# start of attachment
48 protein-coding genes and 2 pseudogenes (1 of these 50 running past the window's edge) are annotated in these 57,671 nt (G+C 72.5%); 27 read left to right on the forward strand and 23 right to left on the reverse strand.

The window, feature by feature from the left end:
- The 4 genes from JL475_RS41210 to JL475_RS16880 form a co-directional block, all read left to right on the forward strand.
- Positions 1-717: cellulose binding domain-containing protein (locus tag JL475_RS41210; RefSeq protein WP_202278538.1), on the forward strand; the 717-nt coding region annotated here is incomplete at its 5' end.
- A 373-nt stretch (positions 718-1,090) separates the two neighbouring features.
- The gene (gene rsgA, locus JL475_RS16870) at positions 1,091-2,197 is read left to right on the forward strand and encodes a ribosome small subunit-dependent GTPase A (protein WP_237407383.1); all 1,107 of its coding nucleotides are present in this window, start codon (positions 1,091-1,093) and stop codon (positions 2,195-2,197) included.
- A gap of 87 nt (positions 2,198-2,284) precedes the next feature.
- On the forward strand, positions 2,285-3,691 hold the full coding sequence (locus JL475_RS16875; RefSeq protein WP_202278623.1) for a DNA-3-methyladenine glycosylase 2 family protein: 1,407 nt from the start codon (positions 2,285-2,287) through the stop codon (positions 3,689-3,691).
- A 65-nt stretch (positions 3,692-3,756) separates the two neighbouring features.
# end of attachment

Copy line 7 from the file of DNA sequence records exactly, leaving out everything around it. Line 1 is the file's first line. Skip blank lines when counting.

- A gap of 87 nt (positions 2,198-2,284) precedes the next feature.